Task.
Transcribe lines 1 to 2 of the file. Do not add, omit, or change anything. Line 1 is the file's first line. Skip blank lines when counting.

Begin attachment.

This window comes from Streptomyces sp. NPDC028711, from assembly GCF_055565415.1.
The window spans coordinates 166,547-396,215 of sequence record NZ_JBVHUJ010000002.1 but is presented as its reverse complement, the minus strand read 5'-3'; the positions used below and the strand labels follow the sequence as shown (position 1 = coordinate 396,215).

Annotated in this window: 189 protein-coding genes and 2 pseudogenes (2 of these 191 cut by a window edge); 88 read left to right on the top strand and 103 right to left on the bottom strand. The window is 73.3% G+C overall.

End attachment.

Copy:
This window comes from Streptomyces sp. NPDC028711, from assembly GCF_055565415.1.
The window spans coordinates 166,547-396,215 of sequence record NZ_JBVHUJ010000002.1 but is presented as its reverse complement, the minus strand read 5'-3'; the positions used below and the strand labels follow the sequence as shown (position 1 = coordinate 396,215).